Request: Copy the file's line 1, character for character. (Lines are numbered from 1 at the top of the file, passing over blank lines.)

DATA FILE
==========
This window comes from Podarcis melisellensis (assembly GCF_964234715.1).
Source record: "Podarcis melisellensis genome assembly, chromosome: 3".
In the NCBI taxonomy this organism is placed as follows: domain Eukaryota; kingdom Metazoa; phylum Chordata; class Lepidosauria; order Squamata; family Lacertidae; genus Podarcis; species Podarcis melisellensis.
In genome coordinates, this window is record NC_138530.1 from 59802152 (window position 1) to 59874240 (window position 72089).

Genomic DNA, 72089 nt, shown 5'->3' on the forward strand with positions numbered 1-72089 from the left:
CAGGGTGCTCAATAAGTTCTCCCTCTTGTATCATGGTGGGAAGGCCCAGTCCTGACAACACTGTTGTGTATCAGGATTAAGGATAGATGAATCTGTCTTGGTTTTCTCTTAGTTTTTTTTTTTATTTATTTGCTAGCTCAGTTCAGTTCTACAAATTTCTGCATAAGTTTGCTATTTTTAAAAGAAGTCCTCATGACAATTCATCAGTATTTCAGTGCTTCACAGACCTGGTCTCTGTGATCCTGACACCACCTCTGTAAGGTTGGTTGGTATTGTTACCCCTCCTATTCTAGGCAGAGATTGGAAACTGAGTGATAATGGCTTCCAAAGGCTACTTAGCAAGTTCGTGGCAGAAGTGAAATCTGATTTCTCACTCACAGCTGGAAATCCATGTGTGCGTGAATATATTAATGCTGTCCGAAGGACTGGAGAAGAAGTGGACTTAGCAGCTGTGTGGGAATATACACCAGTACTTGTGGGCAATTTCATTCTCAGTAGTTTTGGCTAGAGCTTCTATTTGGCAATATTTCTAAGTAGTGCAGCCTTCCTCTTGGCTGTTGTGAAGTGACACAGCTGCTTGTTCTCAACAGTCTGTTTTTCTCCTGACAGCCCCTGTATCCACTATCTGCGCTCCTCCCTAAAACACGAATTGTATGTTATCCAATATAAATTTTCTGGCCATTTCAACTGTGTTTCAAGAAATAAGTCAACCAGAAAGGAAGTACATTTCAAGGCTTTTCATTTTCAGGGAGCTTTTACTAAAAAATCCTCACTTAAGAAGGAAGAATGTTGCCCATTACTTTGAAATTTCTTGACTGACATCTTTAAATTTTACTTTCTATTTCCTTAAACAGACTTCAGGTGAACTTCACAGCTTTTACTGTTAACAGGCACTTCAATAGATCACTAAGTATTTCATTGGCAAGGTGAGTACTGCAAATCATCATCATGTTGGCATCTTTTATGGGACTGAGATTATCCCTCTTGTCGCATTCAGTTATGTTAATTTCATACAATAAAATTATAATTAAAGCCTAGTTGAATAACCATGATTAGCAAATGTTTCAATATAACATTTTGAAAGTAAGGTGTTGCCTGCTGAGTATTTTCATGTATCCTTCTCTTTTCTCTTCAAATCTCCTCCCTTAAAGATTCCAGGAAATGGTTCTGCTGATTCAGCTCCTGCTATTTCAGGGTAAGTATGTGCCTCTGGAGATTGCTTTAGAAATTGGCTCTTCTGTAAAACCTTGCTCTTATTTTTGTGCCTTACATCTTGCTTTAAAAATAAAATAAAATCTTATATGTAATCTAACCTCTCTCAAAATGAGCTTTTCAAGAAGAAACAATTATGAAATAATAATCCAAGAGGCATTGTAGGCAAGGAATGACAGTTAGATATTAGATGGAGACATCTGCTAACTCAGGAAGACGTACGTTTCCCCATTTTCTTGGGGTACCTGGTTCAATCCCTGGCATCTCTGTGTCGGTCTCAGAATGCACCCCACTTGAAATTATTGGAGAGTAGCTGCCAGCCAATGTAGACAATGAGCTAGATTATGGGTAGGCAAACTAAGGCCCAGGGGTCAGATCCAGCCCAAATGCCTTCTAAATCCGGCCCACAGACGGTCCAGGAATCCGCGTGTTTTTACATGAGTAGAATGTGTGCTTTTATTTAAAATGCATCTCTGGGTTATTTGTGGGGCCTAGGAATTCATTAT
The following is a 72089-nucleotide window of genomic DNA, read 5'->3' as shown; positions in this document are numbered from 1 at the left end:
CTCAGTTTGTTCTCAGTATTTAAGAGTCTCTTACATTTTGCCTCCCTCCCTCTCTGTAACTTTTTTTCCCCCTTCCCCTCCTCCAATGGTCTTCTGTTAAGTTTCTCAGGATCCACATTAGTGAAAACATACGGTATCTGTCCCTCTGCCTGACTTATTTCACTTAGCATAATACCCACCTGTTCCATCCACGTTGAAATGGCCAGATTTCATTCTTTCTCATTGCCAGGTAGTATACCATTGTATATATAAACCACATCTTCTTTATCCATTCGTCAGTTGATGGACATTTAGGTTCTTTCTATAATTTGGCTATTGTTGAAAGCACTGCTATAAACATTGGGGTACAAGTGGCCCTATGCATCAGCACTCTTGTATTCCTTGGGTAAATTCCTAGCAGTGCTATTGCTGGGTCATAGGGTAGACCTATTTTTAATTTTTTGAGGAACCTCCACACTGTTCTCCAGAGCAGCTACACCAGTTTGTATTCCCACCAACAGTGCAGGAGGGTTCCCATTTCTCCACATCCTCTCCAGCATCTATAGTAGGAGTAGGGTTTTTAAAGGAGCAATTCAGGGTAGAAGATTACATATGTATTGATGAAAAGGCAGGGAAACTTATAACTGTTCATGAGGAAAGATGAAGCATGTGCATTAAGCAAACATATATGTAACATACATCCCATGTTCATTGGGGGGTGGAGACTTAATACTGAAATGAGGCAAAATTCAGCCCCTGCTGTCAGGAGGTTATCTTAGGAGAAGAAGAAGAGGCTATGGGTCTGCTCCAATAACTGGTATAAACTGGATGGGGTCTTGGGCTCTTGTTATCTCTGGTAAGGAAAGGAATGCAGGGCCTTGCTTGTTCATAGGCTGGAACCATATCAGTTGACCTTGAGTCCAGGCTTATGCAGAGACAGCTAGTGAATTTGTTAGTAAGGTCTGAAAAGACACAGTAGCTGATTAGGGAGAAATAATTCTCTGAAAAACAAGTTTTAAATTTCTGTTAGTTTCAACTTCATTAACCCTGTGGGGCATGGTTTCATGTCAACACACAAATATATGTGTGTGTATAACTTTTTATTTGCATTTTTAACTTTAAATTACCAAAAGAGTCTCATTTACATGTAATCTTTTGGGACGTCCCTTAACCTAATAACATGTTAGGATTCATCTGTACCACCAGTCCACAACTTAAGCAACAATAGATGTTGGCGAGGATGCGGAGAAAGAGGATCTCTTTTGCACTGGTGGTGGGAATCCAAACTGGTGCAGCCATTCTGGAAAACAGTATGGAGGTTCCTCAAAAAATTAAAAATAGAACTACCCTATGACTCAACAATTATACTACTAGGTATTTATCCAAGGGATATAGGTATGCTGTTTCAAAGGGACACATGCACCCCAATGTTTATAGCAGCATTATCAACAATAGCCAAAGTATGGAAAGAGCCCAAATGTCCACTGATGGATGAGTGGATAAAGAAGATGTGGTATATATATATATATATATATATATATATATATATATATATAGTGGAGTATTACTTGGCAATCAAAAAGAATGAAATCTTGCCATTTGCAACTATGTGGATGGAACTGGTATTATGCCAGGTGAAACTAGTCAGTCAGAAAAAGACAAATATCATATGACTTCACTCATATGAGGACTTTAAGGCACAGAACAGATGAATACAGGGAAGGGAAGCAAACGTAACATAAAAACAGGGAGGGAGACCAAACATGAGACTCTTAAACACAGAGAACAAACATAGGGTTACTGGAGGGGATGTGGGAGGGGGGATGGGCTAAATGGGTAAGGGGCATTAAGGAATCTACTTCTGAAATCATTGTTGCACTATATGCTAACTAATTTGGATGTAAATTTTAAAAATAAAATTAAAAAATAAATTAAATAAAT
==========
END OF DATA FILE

This window comes from Podarcis melisellensis (assembly GCF_964234715.1).